Toothache (Pulpitis) in Children
What is a toothache in children?
A toothache (pulpitis) is when the pulp inside a tooth becomes inflamed and infected.
The pulp is the soft part inside the tooth that has blood vessels and nerves.
What causes a toothache in a child?
A toothache often happens after an injury to the tooth. The most common form of injury
to a tooth is from a cavity. This is a hole in a tooth.
A cavity is often the result of poor dental hygiene. Sugar and starch in foods allow
bacteria in the mouth to damage the teeth. The bacteria in the mouth feed on sugar
and starch and make an acid that can eat through the teeth. This leads to tooth decay.
What are the symptoms of a toothache in a child?
Each child may feel symptoms a bit differently. But below are the most common symptoms
of a toothache:
Constant, throbbing pain in a tooth
Pain in the tooth that gets worse when the tooth is touched
Pain in the tooth that gets worse with hot or cold foods or liquids
A sore, tender jaw around the tooth
Generally tired and feeling badly (malaise)
How is a toothache diagnosed in a child?
Your child’s healthcare provider can often diagnose a toothache with a complete health
history and exam of your child. He or she will likely refer your child to a dentist
for evaluation and care.
At the dentist, your child may have X-rays done. An X-ray makes images of internal
tissues, bones, and teeth. The dentist may also check for cavities using a device
called a transilluminator. It uses no radiation.
The symptoms of a toothache may seem like other health or dental problems. Make sure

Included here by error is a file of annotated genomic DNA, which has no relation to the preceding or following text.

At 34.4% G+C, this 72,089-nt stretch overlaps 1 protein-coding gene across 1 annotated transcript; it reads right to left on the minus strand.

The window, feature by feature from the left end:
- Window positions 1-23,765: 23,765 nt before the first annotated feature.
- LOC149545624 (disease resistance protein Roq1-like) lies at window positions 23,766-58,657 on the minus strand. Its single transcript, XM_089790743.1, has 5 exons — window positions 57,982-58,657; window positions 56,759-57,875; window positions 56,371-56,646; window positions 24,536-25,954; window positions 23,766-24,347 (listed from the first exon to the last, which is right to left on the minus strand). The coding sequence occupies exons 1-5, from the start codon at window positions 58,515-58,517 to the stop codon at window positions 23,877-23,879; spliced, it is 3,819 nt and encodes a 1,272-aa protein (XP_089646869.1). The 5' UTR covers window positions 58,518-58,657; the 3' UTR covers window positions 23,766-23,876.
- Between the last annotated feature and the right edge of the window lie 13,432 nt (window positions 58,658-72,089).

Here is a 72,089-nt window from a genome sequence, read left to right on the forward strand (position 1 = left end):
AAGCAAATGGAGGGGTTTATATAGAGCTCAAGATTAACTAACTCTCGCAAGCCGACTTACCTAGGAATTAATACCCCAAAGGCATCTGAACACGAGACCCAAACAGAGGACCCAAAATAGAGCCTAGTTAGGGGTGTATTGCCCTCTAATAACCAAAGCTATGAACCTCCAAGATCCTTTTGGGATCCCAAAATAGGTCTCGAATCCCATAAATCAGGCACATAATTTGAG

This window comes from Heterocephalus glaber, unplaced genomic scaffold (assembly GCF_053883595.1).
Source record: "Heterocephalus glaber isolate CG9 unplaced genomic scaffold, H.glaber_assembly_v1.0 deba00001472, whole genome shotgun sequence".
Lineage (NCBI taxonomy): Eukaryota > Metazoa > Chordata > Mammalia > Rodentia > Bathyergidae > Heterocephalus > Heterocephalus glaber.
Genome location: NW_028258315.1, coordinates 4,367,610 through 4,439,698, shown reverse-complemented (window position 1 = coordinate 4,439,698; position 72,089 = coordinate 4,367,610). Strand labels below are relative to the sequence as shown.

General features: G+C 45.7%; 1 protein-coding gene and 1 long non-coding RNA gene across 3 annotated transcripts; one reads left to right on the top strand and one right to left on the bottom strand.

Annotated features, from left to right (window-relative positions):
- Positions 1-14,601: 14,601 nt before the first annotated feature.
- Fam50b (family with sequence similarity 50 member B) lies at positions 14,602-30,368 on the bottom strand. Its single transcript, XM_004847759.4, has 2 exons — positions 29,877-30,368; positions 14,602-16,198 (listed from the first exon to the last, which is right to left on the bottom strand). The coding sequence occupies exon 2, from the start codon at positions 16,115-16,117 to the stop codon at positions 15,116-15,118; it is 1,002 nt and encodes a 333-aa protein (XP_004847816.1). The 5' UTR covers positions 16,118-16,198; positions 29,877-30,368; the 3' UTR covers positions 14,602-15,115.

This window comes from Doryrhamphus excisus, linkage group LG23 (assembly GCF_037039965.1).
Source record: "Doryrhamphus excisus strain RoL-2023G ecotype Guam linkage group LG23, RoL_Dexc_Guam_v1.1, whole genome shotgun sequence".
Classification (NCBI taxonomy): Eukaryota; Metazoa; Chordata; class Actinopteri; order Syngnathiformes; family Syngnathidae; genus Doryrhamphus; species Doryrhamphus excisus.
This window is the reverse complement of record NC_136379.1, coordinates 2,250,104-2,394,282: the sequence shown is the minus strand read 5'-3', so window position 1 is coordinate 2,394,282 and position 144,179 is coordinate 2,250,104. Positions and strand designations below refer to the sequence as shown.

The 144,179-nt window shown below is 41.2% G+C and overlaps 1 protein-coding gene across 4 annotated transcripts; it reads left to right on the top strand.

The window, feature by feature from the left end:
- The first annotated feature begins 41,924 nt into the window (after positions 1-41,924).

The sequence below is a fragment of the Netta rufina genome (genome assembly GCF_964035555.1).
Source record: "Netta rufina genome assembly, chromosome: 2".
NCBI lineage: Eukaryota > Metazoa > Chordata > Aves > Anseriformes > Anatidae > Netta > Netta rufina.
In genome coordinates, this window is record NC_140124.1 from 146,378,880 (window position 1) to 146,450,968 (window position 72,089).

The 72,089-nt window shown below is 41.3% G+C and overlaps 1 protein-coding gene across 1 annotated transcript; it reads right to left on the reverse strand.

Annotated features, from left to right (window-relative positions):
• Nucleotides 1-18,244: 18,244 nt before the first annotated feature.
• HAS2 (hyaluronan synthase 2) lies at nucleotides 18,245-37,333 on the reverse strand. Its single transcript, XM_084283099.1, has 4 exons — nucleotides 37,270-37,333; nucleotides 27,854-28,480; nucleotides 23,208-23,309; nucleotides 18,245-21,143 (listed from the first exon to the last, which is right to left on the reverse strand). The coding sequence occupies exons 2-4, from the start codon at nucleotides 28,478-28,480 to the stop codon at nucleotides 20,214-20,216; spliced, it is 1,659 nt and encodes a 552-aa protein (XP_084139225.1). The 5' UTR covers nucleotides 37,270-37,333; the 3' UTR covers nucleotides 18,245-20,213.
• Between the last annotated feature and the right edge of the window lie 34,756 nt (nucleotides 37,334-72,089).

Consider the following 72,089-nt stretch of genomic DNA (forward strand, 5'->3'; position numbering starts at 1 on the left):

your child sees his or her healthcare provider or dentist for a diagnosis.
How is a toothache treated in a child?
Treatment will depend on your child’s symptoms, age, and general health. It will also
depend on how severe the condition is.
Treatment may include:
Warm saltwater rinses for the mouth
Draining a pus-filled infection (abscess), if needed
A simple filling, if needed
Surgery to remove the inflamed pulp from the middle of the tooth (root canal)
If the infection is severe, your child may be treated in a hospital. He or she may
need antibiotics through an IV (intravenous) tube.
How can I help prevent a toothache in my child?
Good oral habits can prevent cavities, the leading reason for a toothache. Make sure
Brushes his or her teeth twice a day
Sees the dentist regularly. The dentist can find and treat cavities early before they
cause damage to the pulp. He or she can also give treatments to stop cavities from
Eats healthy foods, limiting those high in sugar and starch
Key points about a toothache in children
A toothache is when the pulp inside a tooth becomes inflamed and infected.
Most toothaches are caused by cavities.
Besides pain, a toothache may cause fever and a general feeling of tiredness (malaise).
X-rays can diagnose problems within the tooth.
Treatment may include antibiotics, pain medicine, a filling, or removal of the tooth.
Toothaches can be prevented with good oral care.
Tips to help you get the most from a visit to your child’s healthcare provider:
Know the reason for the visit and what you want to happen.
Before your visit, write down questions you want answered.
At the visit, write down the name of a new diagnosis, and any new medicines, treatments,
or tests. Also write down any new instructions your provider gives you for your child.
Know why a new medicine or treatment is prescribed and how it will help your child.
Also know what the side effects are.
Ask if your child’s condition can be treated in other ways.
Know why a test or procedure is recommended and what the results could mean.
Know what to expect if your child does not take the medicine or have the test or procedure.
If your child has a follow-up appointment, write down the date, time, and purpose
for that visit.
Know how you can contact your child’s provider after office hours. This is important
if your child becomes ill and you have questions or need advice.